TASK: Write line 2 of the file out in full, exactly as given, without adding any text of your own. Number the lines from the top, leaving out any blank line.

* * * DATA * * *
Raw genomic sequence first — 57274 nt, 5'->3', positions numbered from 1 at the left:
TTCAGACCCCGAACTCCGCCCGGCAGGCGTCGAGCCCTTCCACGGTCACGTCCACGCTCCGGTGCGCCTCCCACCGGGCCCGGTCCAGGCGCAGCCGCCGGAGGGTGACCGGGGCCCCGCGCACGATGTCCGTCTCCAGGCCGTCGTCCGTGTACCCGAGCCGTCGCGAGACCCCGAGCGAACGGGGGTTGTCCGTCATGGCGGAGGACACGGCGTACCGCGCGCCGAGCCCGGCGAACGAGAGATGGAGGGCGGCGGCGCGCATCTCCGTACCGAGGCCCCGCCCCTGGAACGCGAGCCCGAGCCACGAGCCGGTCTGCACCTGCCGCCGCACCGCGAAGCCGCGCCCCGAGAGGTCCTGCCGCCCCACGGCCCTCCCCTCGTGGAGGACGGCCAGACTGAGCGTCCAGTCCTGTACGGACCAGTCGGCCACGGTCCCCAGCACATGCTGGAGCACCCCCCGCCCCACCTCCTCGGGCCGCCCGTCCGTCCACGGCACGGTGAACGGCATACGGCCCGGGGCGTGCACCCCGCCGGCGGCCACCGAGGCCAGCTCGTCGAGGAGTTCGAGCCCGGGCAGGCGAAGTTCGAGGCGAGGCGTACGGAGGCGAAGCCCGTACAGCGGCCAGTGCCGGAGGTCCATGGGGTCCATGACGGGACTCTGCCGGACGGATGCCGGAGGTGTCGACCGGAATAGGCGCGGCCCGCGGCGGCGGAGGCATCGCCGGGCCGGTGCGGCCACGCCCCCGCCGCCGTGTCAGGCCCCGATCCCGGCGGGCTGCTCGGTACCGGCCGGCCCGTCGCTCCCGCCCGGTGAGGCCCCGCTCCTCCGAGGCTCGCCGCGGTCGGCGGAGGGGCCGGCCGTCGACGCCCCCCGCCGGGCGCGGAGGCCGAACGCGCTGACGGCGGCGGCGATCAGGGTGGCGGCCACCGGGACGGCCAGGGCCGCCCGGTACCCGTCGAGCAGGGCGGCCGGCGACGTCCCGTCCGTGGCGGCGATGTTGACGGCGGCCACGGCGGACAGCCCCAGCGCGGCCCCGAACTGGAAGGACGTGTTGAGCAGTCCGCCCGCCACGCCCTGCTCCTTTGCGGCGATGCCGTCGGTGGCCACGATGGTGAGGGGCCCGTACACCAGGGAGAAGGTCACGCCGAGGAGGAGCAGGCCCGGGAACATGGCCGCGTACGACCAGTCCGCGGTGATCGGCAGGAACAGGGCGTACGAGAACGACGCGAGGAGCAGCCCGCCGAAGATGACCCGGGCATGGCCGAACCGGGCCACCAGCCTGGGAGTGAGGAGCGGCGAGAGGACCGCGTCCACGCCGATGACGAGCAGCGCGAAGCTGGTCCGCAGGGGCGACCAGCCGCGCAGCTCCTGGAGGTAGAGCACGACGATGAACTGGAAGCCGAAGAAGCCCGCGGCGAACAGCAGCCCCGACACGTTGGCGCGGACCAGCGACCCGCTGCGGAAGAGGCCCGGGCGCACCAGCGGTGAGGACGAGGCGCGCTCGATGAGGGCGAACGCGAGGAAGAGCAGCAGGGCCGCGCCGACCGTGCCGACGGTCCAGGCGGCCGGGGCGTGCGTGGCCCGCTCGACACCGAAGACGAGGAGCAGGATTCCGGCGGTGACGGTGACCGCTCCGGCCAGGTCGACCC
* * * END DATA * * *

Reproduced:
TTCAGACCCCGAACTCCGCCCGGCAGGCGTCGAGCCCTTCCACGGTCACGTCCACGCTCCGGTGCGCCTCCCACCGGGCCCGGTCCAGGCGCAGCCGCCGGAGGGTGACCGGGGCCCCGCGCACGATGTCCGTCTCCAGGCCGTCGTCCGTGTACCCGAGCCGTCGCGAGACCCCGAGCGAACGGGGGTTGTCCGTCATGGCGGAGGACACGGCGTACCGCGCGCCGAGCCCGGCGAACGAGAGATGGAGGGCGGCGGCGCGCATCTCCGTACCGAGGCCCCGCCCCTGGAACGCGAGCCCGAGCCACGAGCCGGTCTGCACCTGCCGCCGCACCGCGAAGCCGCGCCCCGAGAGGTCCTGCCGCCCCACGGCCCTCCCCTCGTGGAGGACGGCCAGACTGAGCGTCCAGTCCTGTACGGACCAGTCGGCCACGGTCCCCAGCACATGCTGGAGCACCCCCCGCCCCACCTCCTCGGGCCGCCCGTCCGTCCACGGCACGGTGAACGGCATACGGCCCGGGGCGTGCACCCCGCCGGCGGCCACCGAGGCCAGCTCGTCGAGGAGTTCGAGCCCGGGCAGGCGAAGTTCGAGGCGAGGCGTACGGAGGCGAAGCCCGTACAGCGGCCAGTGCCGGAGGTCCATGGGGTCCATGACGGGACTCTGCCGGACGGATGCCGGAGGTGTCGACCGGAATAGGCGCGGCCCGCGGCGGCGGAGGCATCGCCGGGCCGGTGCGGCCACGCCCCCGCCGCCGTGTCAGGCCCCGATCCCGGCGGGCTGCTCGGTACCGGCCGGCCCGTCGCTCCCGCCCGGTGAGGCCCCGCTCCTCCGAGGCTCGCCGCGGTCGGCGGAGGGGCCGGCCGTCGACGCCCCCCGCCGGGCGCGGAGGCCGAACGCGCTGACGGCGGCGGCGATCAGGGTGGCGGCCACCGGGACGGCCAGGGCCGCCCGGTACCCGTCGAGCAGGGCGGCCGGCGACGTCCCGTCCGTGGCGGCGATGTTGACGGCGGCCACGGCGGACAGCCCCAGCGCGGCCCCGAACTGGAAGGACGTGTTGAGCAGTCCGCCCGCCACGCCCTGCTCCTTTGCGGCGATGCCGTCGGTGGCCACGATGGTGAGGGGCCCGTACACCAGGGAGAAGGTCACGCCGAGGAGGAGCAGGCCCGGGAACATGGCCGCGTACGACCAGTCCGCGGTGATCGGCAGGAACAGGGCGTACGAGAACGACGCGAGGAGCAGCCCGCCGAAGATGACCCGGGCATGGCCGAACCGGGCCACCAGCCTGGGAGTGAGGAGCGGCGAGAGGACCGCGTCCACGCCGATGACGAGCAGCGCGAAGCTGGTCCGCAGGGGCGACCAGCCGCGCAGCTCCTGGAGGTAGAGCACGACGATGAACTGGAAGCCGAAGAAGCCCGCGGCGAACAGCAGCCCCGACACGTTGGCGCGGACCAGCGACCCGCTGCGGAAGAGGCCCGGGCGCACCAGCGGTGAGGACGAGGCGCGCTCGATGAGGGCGAACGCGAGGAAGAGCAGCAGGGCCGCGCCGACCGTGCCGACGGTCCAGGCGGCCGGGGCGTGCGTGGCCCGCTCGACACCGAAGACGAGGAGCAGGATTCCGGCGGTGACGGTGACCGCTCCGGCCAGGTCGACCC